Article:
Margaret Tallmadge

Maggie Tallmadge
Yale School of Forestry & Environmental Studies, Master of Environmental Management, 2020

Maggie is a first year MEM student at Yale FES specializing in Energy & Environment and Business & Environment. She focuses on energy and utility policy, energy finance, cleantech and social enterprise as tools to build wealth and political power in tribes and low-income communities of color. Most recently, Maggie served as the Environmental Justice Manager at the Coalition of Communities of Color, an Oregon alliance of 18 culturally specific community-based organizations. She established its Community and Economic Development program while designing and leading legislative, electoral and PUC policies and campaigns, including carbon pricing, community solar, RPS, grid modernization, and tax policy. Maggie is a Citizen of the Cherokee Nation.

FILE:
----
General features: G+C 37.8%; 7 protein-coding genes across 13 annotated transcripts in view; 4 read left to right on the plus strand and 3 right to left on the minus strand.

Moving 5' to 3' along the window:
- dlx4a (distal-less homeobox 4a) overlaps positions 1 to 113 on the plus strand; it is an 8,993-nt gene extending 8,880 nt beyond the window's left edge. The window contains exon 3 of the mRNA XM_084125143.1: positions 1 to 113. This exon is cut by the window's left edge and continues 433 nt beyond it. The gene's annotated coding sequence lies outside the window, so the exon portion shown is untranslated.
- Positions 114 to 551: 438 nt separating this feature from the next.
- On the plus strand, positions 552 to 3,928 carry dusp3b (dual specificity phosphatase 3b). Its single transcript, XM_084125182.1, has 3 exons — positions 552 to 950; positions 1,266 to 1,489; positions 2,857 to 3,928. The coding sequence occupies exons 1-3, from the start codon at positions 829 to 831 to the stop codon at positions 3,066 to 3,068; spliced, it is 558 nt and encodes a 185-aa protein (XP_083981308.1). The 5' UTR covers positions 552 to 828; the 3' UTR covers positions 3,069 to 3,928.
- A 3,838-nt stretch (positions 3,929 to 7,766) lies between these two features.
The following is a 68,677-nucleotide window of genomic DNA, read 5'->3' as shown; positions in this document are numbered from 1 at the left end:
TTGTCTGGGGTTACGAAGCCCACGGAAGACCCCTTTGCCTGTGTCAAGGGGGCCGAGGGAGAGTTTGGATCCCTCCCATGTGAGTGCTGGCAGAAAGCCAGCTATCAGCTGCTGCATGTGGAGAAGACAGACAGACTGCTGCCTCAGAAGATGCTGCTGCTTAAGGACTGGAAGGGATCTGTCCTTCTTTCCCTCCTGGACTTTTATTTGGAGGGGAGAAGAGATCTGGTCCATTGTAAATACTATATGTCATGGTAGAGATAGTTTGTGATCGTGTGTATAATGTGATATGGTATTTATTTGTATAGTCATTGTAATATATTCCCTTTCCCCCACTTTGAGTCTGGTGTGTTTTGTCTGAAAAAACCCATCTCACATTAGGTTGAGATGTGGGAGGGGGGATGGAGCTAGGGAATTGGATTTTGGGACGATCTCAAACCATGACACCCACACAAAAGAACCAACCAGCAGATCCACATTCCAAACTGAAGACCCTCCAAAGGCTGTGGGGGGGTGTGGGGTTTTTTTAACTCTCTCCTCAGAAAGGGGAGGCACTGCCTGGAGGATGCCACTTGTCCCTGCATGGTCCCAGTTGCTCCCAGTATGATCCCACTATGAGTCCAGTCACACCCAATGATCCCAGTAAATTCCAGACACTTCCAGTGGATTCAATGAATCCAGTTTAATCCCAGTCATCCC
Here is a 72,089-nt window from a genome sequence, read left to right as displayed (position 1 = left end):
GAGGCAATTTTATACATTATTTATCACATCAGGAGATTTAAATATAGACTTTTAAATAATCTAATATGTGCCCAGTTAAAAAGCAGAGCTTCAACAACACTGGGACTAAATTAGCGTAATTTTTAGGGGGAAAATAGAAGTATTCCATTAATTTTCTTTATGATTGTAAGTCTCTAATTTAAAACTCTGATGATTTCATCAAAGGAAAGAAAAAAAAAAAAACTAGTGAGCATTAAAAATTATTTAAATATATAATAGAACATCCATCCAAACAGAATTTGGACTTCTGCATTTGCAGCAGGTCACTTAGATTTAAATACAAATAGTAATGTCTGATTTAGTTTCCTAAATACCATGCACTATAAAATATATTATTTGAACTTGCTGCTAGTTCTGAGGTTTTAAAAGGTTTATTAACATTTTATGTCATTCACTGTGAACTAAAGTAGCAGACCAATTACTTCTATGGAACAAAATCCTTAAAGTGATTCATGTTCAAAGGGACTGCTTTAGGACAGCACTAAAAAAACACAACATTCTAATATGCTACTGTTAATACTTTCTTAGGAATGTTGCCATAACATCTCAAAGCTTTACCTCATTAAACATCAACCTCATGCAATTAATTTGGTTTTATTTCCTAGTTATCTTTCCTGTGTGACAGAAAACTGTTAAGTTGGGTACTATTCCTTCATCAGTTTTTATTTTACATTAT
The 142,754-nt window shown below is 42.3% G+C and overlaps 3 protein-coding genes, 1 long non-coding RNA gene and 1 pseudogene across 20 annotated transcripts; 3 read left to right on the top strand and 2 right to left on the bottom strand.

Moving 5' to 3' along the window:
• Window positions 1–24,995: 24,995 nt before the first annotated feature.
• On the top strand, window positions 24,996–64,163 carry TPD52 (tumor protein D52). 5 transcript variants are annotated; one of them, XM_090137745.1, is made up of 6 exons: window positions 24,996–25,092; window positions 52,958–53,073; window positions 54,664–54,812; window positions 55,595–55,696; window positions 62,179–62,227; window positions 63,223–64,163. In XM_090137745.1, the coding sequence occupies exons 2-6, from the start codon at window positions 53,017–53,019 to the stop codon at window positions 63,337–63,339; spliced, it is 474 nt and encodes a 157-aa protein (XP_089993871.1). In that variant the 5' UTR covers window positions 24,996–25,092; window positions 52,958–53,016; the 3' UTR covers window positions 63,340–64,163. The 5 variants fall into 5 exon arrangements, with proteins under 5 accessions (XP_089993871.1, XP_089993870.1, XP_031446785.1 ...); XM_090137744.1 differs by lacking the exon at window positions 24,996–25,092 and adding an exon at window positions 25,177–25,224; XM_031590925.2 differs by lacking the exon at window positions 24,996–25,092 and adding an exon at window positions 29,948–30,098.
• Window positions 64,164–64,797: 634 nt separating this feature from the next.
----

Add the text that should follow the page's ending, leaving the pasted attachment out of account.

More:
Authored Articles
Solar carport at Indian Pueblo Cultural Center in Albuquerque, New Mexico

A solar carport at Indian Pueblo Cultural Center in Albuquerque, New Mexico, built by Native American owned and operated developer Diversified Systems Manufacturing / U.S. Department of State / CC BY-NC 2.0

What Is Holding Back Renewable Energy Development in Indian Country?

An energy paradox lingers in Indian Country, the land base of Native Americans in the contiguous 48 states: enormous renewable energy generation potential, but numerous barriers to development and electrification. This article is the first in a two-part series on barriers and opportunities for renewable energy in Indian Country.